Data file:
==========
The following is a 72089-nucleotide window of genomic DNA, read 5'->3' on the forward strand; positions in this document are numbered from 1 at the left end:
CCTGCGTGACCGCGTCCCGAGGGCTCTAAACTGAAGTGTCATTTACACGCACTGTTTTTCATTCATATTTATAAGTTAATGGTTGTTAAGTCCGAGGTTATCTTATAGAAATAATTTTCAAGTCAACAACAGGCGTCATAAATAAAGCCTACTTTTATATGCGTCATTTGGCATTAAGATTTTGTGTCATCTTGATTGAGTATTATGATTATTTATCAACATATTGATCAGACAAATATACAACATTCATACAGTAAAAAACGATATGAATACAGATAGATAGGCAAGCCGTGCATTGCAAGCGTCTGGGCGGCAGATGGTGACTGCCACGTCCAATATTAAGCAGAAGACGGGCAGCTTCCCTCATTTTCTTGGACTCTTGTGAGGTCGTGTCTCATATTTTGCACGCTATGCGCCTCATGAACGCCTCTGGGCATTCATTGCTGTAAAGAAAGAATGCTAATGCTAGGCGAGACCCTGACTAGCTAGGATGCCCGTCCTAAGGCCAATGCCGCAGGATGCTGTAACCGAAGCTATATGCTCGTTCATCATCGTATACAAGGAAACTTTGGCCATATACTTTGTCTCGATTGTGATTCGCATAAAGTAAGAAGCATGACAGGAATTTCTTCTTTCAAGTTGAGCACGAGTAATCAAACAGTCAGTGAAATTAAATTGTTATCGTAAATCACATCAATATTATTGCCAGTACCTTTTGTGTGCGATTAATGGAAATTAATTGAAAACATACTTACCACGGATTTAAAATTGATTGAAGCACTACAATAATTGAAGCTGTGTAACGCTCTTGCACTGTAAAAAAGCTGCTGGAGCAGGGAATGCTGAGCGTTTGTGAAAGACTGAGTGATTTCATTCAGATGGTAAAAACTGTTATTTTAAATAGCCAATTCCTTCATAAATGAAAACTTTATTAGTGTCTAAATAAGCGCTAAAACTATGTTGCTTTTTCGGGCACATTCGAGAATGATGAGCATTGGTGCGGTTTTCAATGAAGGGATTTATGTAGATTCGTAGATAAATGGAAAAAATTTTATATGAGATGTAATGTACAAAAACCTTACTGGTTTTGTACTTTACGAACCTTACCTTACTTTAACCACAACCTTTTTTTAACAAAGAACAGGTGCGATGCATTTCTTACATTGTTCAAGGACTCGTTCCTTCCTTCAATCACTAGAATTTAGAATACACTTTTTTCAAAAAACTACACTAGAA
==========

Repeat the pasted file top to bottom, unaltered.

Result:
The following is a 72089-nucleotide window of genomic DNA, read 5'->3' on the forward strand; positions in this document are numbered from 1 at the left end:
CCTGCGTGACCGCGTCCCGAGGGCTCTAAACTGAAGTGTCATTTACACGCACTGTTTTTCATTCATATTTATAAGTTAATGGTTGTTAAGTCCGAGGTTATCTTATAGAAATAATTTTCAAGTCAACAACAGGCGTCATAAATAAAGCCTACTTTTATATGCGTCATTTGGCATTAAGATTTTGTGTCATCTTGATTGAGTATTATGATTATTTATCAACATATTGATCAGACAAATATACAACATTCATACAGTAAAAAACGATATGAATACAGATAGATAGGCAAGCCGTGCATTGCAAGCGTCTGGGCGGCAGATGGTGACTGCCACGTCCAATATTAAGCAGAAGACGGGCAGCTTCCCTCATTTTCTTGGACTCTTGTGAGGTCGTGTCTCATATTTTGCACGCTATGCGCCTCATGAACGCCTCTGGGCATTCATTGCTGTAAAGAAAGAATGCTAATGCTAGGCGAGACCCTGACTAGCTAGGATGCCCGTCCTAAGGCCAATGCCGCAGGATGCTGTAACCGAAGCTATATGCTCGTTCATCATCGTATACAAGGAAACTTTGGCCATATACTTTGTCTCGATTGTGATTCGCATAAAGTAAGAAGCATGACAGGAATTTCTTCTTTCAAGTTGAGCACGAGTAATCAAACAGTCAGTGAAATTAAATTGTTATCGTAAATCACATCAATATTATTGCCAGTACCTTTTGTGTGCGATTAATGGAAATTAATTGAAAACATACTTACCACGGATTTAAAATTGATTGAAGCACTACAATAATTGAAGCTGTGTAACGCTCTTGCACTGTAAAAAAGCTGCTGGAGCAGGGAATGCTGAGCGTTTGTGAAAGACTGAGTGATTTCATTCAGATGGTAAAAACTGTTATTTTAAATAGCCAATTCCTTCATAAATGAAAACTTTATTAGTGTCTAAATAAGCGCTAAAACTATGTTGCTTTTTCGGGCACATTCGAGAATGATGAGCATTGGTGCGGTTTTCAATGAAGGGATTTATGTAGATTCGTAGATAAATGGAAAAAATTTTATATGAGATGTAATGTACAAAAACCTTACTGGTTTTGTACTTTACGAACCTTACCTTACTTTAACCACAACCTTTTTTTAACAAAGAACAGGTGCGATGCATTTCTTACATTGTTCAAGGACTCGTTCCTTCCTTCAATCACTAGAATTTAGAATACACTTTTTTCAAAAAACTACACTAGAA